Assuntos
Mergulho/efeitos adversos , Otorrinolaringopatias/etiologia , Barotrauma/etiologia , Doença da Descompressão/etiologia , Epistaxe/etiologia , Paralisia Facial/etiologia , Humanos
11.
JAMA Otolaryngol Head Neck Surg ; 144(3): 259-263, 2018 Mar 01.
Artigo em Inglês | MEDLINE | ID: mdl-29450499

RESUMO

Importance: Self-contained underwater breathing apparatus (scuba) diving has become increasingly popular with millions of people diving each year. Otorhinolaryngologists are often consulted either by patients or diving physicians regarding fitness to dive, and at present, the guidelines do not provide comprehensive information regarding the evaluation of this patient cohort. The aim of this review is to provide a comprehensive overview of existing otorhinolaryngological guidelines for fitness to dive recreationally. Observations: There is a paucity of guidelines for assessing otorhinolaryngological fitness to dive in the recreational diver. Comprehensive guidelines exist from US, European, and UK regulatory bodies regarding fitness for commercial diving; however, not all of these can be directly extrapolated to the recreational diver. There are also a variety of conditions that are not covered either by the existing fitness for recreational diving guidelines or the commercial regulatory bodies. Conclusions and Relevance: With the paucity of recreational fitness to dive guidelines we must draw on information from the commercial diving regulatory bodies. We have provided our own recommendations on the conditions that are not covered by either of the above, to provide otorhinolaryngologists with the information they require to assess fitness for recreational diving.


Assuntos
Mergulho , Guias como Assunto , Otolaringologia , Aptidão Física , Humanos , Fatores de Risco
12.
Clin Pharmacol Ther ; 104(3): 553-563, 2018 09.
Artigo em Inglês | MEDLINE | ID: mdl-29238951

RESUMO

Disruption of microvascular blood flow is a common cause of tissue hypoxia in disease, yet no therapies are available that directly target the microvasculature to improve tissue oxygenation. Red blood cells (RBCs) autoregulate blood flow through S-nitroso-hemoglobin (SNO-Hb)-mediated export of nitric oxide (NO) bioactivity. We therefore tested the idea that pharmacological enhancement of RBCs using the S-nitrosylating agent ethyl nitrite (ENO) may provide a novel approach to improve tissue oxygenation. Serial ENO dosing was carried out in sheep (1-400 ppm) and humans (1-100 ppm) at normoxia and at reduced fraction of inspired oxygen (FiO2 ). ENO increased RBC SNO-Hb levels, corrected hypoxia-induced deficits in tissue oxygenation, and improved measures of oxygen utilization in both species. No adverse effects or safety concerns were identified. Inasmuch as impaired oxygenation is a major cause of morbidity and mortality, ENO may have widespread therapeutic utility, providing a first-in-class agent targeting the microvasculature.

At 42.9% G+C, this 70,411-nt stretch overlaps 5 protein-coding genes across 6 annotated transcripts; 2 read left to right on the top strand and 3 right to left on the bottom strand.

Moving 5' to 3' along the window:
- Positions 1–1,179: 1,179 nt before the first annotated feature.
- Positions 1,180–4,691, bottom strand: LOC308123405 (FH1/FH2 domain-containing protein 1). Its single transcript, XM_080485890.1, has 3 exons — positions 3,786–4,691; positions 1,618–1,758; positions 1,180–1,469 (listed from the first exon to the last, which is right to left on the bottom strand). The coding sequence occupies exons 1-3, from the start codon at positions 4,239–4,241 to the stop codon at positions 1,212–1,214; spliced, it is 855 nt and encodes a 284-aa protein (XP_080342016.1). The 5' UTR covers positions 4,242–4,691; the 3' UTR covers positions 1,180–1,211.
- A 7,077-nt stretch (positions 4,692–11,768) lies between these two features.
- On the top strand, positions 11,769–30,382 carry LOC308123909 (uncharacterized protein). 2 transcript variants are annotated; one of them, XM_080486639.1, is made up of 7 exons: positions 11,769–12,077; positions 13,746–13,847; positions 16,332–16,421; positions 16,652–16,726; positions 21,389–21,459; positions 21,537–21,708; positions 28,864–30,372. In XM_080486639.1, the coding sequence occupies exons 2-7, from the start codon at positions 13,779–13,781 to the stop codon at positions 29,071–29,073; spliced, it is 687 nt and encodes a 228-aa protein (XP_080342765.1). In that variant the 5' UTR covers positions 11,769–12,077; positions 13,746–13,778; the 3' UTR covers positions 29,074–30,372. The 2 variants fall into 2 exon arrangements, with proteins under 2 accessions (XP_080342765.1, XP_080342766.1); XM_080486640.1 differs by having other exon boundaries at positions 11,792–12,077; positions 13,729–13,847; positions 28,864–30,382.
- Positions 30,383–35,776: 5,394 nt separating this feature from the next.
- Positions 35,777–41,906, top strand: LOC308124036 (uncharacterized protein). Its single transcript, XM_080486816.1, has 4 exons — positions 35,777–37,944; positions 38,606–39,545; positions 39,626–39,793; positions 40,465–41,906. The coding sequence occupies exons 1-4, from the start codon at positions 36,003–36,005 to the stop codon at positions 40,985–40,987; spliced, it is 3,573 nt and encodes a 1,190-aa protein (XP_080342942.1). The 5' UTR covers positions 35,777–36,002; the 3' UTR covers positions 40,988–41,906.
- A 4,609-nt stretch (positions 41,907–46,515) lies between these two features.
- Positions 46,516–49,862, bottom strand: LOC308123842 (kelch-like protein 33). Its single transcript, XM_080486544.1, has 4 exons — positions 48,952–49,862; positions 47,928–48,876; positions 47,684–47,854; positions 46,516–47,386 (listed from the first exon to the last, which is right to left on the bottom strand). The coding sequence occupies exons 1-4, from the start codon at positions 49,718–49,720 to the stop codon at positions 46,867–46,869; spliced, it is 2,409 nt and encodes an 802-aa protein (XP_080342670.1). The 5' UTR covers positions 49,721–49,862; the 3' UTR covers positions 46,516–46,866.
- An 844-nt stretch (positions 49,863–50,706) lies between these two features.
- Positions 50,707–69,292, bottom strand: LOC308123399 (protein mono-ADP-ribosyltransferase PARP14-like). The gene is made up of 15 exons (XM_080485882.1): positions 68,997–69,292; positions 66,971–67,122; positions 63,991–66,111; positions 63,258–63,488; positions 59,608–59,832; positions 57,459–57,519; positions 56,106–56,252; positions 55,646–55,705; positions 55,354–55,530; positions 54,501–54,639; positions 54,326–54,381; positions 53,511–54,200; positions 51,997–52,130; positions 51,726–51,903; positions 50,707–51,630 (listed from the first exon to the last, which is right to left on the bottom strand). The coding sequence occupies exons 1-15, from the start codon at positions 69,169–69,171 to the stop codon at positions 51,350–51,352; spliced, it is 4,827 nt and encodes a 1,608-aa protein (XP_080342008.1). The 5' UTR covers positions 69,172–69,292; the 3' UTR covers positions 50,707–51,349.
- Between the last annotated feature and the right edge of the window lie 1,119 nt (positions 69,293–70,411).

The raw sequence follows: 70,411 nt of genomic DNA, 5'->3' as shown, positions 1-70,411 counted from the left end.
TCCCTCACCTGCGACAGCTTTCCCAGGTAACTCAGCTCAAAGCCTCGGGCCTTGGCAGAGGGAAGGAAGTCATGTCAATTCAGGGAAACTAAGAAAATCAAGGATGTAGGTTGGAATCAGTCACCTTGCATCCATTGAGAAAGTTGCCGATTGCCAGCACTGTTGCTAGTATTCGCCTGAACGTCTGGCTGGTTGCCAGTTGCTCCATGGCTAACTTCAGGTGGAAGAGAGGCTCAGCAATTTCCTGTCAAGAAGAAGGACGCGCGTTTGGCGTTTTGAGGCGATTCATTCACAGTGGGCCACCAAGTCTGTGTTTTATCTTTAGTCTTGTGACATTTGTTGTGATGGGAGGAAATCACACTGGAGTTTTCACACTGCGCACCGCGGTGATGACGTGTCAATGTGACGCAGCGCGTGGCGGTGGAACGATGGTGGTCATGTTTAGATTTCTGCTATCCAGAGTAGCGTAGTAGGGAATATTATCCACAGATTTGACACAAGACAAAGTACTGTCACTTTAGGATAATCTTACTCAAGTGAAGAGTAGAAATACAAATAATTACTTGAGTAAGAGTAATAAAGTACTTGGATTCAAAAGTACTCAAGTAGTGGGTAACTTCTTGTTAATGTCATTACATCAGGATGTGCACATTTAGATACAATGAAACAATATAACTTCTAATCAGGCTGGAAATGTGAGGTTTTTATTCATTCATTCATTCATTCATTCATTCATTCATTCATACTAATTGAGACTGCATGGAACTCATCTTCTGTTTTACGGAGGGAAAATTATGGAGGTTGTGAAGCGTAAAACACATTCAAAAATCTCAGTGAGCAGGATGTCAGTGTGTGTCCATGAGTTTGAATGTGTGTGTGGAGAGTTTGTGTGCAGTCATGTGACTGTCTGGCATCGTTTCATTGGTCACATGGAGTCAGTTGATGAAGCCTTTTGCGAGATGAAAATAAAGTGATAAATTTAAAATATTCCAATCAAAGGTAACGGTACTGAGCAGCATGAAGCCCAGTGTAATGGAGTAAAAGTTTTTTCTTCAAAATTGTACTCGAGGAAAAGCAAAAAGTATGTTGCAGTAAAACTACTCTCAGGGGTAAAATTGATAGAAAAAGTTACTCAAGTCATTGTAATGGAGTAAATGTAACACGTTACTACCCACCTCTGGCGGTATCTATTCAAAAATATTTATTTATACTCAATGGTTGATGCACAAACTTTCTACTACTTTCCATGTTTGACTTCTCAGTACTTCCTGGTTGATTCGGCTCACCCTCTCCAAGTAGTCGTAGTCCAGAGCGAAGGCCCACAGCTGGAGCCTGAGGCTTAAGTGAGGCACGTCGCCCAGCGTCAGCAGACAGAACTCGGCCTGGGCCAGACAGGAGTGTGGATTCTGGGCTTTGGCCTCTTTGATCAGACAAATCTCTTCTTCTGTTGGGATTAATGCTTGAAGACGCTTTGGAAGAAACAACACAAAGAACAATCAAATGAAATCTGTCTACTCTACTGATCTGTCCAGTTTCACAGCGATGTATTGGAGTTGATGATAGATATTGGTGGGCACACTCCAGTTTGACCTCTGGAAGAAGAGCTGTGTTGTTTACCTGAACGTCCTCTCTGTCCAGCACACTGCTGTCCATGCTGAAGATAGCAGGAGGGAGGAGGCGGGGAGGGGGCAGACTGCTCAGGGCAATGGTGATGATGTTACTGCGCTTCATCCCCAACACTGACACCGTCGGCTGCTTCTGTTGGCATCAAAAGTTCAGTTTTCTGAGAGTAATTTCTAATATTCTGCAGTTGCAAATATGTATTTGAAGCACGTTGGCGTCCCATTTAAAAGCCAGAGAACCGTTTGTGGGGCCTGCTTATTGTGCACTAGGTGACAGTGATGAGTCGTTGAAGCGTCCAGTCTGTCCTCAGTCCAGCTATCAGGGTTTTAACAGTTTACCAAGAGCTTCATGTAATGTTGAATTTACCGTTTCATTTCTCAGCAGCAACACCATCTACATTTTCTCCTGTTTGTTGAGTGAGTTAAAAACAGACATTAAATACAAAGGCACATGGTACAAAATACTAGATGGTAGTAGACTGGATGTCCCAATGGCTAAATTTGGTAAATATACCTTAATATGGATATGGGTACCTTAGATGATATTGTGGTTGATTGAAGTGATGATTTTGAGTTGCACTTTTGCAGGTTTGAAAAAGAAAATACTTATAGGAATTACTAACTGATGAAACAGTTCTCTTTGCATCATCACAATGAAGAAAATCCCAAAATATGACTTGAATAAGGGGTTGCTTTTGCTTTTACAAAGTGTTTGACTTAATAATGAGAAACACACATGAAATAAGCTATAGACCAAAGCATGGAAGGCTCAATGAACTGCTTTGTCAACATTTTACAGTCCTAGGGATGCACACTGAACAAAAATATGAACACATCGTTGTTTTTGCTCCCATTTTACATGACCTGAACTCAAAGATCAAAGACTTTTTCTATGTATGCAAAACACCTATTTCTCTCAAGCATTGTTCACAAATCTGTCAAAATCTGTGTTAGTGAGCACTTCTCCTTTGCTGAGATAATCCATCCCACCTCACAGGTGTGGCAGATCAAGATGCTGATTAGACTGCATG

Assuntos
Eritrócitos/efeitos dos fármacos , Hipóxia/tratamento farmacológico , Nitritos/administração & dosagem , Oxigênio/sangue , Vasodilatação/efeitos dos fármacos , Vasodilatadores/administração & dosagem , Adolescente , Adulto , Animais , Biomarcadores/sangue , Modelos Animais de Doenças , Eritrócitos/metabolismo , Feminino , Hemoglobinas/metabolismo , Humanos , Hipóxia/sangue , Hipóxia/fisiopatologia , Masculino , Óxido Nítrico/sangue , Nitritos/efeitos adversos , Carneiro Doméstico , Fatores de Tempo , Vasodilatadores/efeitos adversos , Adulto Jovem
13.
Undersea Hyperb Med ; 44(6): 569-580, 2017.
Artigo em Inglês | MEDLINE | ID: mdl-29281194

RESUMO